Do I Have to Give My Reasons Why?

I do, I do. Be patient with me. AlyCatAuthor has a very specific purpose and reason for its conception. There’s a reason I’ve invested time, energy, and yes, finances, into this undertaking. It’s because I have something to share with the world, something unique, something creative, something that only I can give.

I’ve written all my life, since the time I was six years old. I’ve always admired the fantasy authors and young adult authors that I grew up reading, people like Rowling and Dunkle and Lewis and Tolkien and Dahl. Their stories spoke to me in a way that nothing else could. And I knew that that’s what I wanted to do for others. I wanted my words to be able to speak to them like I’ve been spoken to.

But converting to Catholicism not so long ago brought many changes, and challenges, even, to the thing that I always felt like I was supposed to do. I never had any reason to think this, but hearing from conservative parents about how they were so ‘tyrannical’ as to bar their children from the Harry Potter series, or looking eagerly through a fantasy novel in a Catholic library, only to find it marked up with scores of notes about how ‘diabolical’ fantasy was, led me to think that my perceived career was already over before it had begun. I loved (and still love) my Catholic faith too much to give it up in the name of my own selfish pursuits.

But I knew there was something amiss about all this. Never had I heard my pastor condemn fantasy literature, even when I told him about the classes I was taking as part of my English major, and about the long-term fantasy project I’d been working on ever since the beginning of my high school years. Finally, distraught and pushed to the point of anger, I began to research what traditional Catholics had to say about the authors I grew up loving.

What I found was shocking, but comforting. It gave me the courage to continue on with my projects and consult with my pastor about them. But more importantly, it opened up a whole new way of looking at my projects; more than just fun books to write on the sidelines of my life, they could be spiritually-oriented, driven by purpose and a passion for seeing others return to the truth.

And that’s why AlyCatAuthor is in existence today: to share my passion for my Catholic faith AND for fantasy literature crafted to help souls ask themselves the hard questions of life, to entertain and guide all at the same time.

If you want to learn more about me, my upcoming novel projects, or the traditional Catholic faith, you can consult my About AlyCatAuthor page, or contact me at

Thanks for reading, and I’ll see you on the next ship in.


  1. Aly, I like that you are researching this topic and planning to write a fantasy novel yourself. I especially like the Naria series by CS Lewis as it helped me understand God better in the picture of Aslan. I look forward to hearing more from you.

  2. Wow, awesome. Love the focus and the combining of two topics. I have to say my favourite book genre is fantasy. I am yet to read all of the Narnia books though. My favourite series is The Belgariad and The Death Gate Cycle is a very close second. As a Christian, I’ve also struggled with where fantasy fits with faith, so this is really interesting what you’re doing.

    • Aly

      Hi, Juni! Thanks for stopping by! I read the Belgariad back in high school and LOVED it! It’s definitely on my re-read list SOON. =) I’ve never heard of the Death Gate cycle…I’ll have to look it up.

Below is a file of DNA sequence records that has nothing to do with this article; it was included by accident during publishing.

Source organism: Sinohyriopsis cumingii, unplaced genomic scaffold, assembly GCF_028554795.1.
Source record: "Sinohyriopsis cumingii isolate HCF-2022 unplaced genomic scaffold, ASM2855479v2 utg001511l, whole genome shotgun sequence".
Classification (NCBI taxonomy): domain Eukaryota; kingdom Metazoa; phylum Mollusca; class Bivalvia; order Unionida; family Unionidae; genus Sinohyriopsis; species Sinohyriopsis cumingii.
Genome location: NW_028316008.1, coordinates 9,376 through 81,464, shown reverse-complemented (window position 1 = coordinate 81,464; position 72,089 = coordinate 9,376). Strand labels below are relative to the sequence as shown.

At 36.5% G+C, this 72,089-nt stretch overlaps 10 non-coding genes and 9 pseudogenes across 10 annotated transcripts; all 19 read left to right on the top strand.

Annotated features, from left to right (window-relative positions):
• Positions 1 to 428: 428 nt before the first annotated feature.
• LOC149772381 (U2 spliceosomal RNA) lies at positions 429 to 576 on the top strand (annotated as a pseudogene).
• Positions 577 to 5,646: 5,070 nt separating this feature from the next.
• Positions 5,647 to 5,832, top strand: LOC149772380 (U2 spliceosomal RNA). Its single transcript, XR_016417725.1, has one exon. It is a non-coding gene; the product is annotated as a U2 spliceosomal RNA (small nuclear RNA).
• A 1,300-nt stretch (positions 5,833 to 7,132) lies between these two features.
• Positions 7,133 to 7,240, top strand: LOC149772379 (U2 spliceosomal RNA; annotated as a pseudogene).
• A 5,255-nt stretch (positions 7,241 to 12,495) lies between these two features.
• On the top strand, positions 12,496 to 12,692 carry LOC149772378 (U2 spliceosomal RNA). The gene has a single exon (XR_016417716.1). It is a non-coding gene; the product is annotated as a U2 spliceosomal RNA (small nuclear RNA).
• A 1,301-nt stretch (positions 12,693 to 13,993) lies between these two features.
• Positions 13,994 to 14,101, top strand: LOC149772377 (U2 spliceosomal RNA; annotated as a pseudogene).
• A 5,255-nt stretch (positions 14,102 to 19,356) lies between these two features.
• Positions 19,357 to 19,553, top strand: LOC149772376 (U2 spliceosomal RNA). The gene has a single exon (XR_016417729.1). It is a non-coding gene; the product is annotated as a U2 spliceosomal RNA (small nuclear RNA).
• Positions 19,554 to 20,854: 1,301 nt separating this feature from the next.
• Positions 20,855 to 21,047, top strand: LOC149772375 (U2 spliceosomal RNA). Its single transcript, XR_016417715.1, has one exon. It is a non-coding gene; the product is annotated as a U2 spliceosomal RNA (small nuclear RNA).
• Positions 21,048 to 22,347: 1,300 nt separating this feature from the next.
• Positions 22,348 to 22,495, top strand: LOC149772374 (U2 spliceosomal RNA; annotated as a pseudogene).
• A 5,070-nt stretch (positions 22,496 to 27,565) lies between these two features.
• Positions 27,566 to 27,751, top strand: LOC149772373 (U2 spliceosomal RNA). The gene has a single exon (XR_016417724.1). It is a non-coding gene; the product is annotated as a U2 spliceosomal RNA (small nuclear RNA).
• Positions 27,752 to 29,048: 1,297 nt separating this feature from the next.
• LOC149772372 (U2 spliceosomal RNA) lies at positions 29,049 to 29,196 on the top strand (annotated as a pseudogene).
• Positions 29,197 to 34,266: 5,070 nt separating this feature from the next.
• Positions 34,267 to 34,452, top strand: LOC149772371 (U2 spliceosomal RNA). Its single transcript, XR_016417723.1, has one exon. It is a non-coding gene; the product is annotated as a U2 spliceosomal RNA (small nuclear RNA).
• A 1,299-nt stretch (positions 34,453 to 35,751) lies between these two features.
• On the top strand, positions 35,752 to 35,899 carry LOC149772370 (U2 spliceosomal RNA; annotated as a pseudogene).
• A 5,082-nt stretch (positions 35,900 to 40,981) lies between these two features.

3. Aly, I am fascinated by your subject matter and your purpose here at Alycatauthor. I am embarrassed to admit that I have never really read much fantasy literature. I grew up in a strict christian home, and was forbidden to watch or read anything involving sorcery, witches, wizards or other mystical creatures. And I guess I just never thought to start reading that genre as an adult, having not grown up with it. I am so thrilled to see you challenging these ignorant assumptions that all fantasy is bad or somehow evil and to infuse your own spirituality and wisdom into this genre. You have inspired me to broaden my horizons. If you could recommend one (or a few) great fantasy books to get me started, I would greatly appreciate it!

    • Aly

      Hi, Haley! So glad you stopped by. Don’t be embarrassed-many of my friends growing up were in similar situations. Their parents were well-meaning and cautious (which is probably better in today’s society), but sadly ignorant of the many good fantasies out there. Don’t get me wrong, there ARE fantasy books that are not worth your time, especially if you’re spiritually minded.

      To get you started, I would recommend Ted Dekker’s “Circle” trilogy. It’s more of a modern day portal fantasy (where the character can be present in two or more different worlds) and reads more like a thriller than your typical epic fantasy. It got me hooked on spiritual fantasy in high school, and I’ve devoured many of Dekker’s books since. Then, if you want to dig deeper into the past, I would recommend “The Hobbit” by J.R.R. Tolkien, the prequel to “The Lord of the Rings.” It’s an amazing standalone in its own right and holds a special place in my heart.

      Hope this helps you out, and thanks again for stopping by! =)

    • Aly

      It is easy to judge these books by their covers, but there’s so much potential for rich spiritual symbolism in fantasy-and the books that have pulled it off so well have a very special place in my heart. I want to encourage others to strive for that and elevate fantasy above the ‘evil fairy stories’ that many people see them as. Thanks for stopping by, Sandy, and I hope you’ll keep visiting- your love for fantasy and sci-fi will not be disappointed here. 😉

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